New Media Awards

I attended the New Statesman’s New Media Awards last night in the lush surrounds of Westminster Abbey’s College gardens. One might not expect an award for ‘geeks’ to be so glamorous but government IT contracts are now big business and the sponsor for the awards is Atos Origin.

What I noticed from talking to the developers of the finalist sites is the continued difficulty getting clean, raw data from public bodies. Too many public officials exhibit a mix of paranoia, unhelpfulness and obstruction to requests for raw data. The plain fact is that the public have paid for the creation and maintenance of this data and increasingly we have a legal right to access it.

MySociety won their usual two awards. This time in the Modernising Government catagory for No. 10 Downing Street Petitions and for Contribution to Civic Society for the site FixMyStreet

Other winners were:
Stop the Traffik
Information and Openness
Intelligent Giving won this award and the developer was grateful for the recognition. Most often, he said, the site is targeted with lawsuits and bad press for taking on vested interests. Richard Pope’s Planning Alerts site was a runner-up and if you haven’t check out this site you really should. I’ve signed up myself for alerts for planning applications filed near me.
Elected Representative
David Cameron’s WebCameron

3 Responses to “New Media Awards”

  1. Herbie says:

    Government bodies should take heed of the Re-use of Public Sector Information Regulations.

    I agree with your statement that the public have paid for the creation and maintenance of this data. However, I also believe that if any organisation is going to use information from a public body and gain from it commercially, it should pay for the information. This will help offset some of the costs to the taxpayers for maintaining the data.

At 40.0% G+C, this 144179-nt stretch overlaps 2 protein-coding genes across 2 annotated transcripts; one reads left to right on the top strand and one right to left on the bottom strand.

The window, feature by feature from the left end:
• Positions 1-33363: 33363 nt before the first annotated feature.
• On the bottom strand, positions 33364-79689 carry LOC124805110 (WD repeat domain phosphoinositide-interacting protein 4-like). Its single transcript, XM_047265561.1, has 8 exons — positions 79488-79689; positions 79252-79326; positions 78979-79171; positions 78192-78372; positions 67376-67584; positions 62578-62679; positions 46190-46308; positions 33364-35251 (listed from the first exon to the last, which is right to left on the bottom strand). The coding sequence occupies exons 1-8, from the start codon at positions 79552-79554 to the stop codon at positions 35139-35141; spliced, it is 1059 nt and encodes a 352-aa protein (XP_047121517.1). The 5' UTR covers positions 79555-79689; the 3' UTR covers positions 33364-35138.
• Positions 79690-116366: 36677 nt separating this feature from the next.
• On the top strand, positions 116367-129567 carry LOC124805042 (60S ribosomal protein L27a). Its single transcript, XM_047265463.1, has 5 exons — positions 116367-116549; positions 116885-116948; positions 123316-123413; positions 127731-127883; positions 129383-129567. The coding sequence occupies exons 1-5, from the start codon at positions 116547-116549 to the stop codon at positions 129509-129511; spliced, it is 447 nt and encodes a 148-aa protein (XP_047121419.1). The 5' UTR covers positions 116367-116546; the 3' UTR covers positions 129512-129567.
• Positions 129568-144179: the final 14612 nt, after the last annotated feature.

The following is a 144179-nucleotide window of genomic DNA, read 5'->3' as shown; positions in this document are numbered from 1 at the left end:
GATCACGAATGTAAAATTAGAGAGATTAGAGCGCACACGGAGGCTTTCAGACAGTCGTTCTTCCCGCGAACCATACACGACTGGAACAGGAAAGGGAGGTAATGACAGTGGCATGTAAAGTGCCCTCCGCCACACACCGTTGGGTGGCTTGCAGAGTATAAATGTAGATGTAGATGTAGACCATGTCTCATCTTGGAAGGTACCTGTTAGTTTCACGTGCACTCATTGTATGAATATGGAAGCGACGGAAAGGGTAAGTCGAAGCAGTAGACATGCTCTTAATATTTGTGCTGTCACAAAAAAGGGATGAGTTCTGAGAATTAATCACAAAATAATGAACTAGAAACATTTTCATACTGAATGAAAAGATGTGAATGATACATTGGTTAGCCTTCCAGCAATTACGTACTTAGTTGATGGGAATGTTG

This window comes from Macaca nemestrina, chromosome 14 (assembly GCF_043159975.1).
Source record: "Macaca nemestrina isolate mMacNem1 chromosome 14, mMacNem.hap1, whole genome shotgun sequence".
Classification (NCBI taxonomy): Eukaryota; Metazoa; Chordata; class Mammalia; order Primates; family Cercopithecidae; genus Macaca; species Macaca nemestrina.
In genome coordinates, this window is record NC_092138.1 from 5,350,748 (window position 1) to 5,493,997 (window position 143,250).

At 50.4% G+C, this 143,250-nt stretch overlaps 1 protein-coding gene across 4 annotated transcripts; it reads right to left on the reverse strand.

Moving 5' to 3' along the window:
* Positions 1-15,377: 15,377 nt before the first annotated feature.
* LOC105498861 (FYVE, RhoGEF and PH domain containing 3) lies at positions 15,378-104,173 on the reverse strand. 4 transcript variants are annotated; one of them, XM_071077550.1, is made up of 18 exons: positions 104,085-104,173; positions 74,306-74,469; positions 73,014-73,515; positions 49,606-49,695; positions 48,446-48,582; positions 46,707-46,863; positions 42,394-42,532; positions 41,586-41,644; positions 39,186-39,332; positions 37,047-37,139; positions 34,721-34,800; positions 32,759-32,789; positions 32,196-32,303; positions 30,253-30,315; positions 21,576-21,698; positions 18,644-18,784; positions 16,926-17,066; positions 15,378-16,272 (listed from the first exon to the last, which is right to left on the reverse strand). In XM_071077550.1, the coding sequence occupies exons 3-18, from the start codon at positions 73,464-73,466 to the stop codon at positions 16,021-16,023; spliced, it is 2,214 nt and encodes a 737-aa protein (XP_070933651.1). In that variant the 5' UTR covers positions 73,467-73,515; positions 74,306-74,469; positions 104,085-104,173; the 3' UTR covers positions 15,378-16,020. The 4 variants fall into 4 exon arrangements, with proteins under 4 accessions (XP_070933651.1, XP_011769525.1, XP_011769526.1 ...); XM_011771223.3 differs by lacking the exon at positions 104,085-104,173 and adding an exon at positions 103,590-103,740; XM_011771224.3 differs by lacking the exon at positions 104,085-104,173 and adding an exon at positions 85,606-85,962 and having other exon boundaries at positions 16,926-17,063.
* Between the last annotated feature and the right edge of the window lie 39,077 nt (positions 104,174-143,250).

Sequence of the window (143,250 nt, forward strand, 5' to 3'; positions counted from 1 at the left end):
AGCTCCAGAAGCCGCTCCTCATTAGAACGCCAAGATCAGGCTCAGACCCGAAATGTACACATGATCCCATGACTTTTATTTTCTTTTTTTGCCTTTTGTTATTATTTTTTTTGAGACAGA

2. Frank says:

    You mention public officials exhibiting a mix of paranoia, unhelpfulness and obstruction, but I think you miss out one key ingredient: incompetence. As a public official I like to think I *am* helpful and would certainly not try to obstruct anyone accessing public information. But I also have to deal with idiotic IT “professionals” who are often unable to understand the most basis requests, are blinded by their own technical preferences, and wouldn’t understand raw data if it smacked them in the face.

  3. vaci says:

    There seems to be a general feeling that private companies should not be allowed to “exploit” public data; that they are getting something for nothing. I think this attitude is misguided for several reasons.

    Firstly, the data is usually obtained from a monopoly source (the government) so it is not straightforward to determine a market price. Often the price is set so high that many buyers are priced out of the market especially the small, innovative and start-up companies that are at the cutting edge. Many great ideas are being abandoned because the data is too expensive.

    Secondly, these companies are providing real benefits to the taxpayers by adding value to the raw data. Google Maps is a great example – can you imagine a government department developing such technically advanced software? And those private enterprises provide employment and pay taxes, so they will contribute back a proportion of the cost of producing the data.

    Thirdly, selling data as opposed to giving it away is a cost in itself. Ordnance Survey spends a fortune on laywers and other staff to enforce their restrictive licensing regime. They waste plenty of money just negotiating with other government departments.

    So really, it’s quite acceptable for business to exploit public data. What matters is that all private enterprises (including voluntary or not-for-profit) have equal access, and the government doesn’t just allow a cosy monopoly to stifle innovation.

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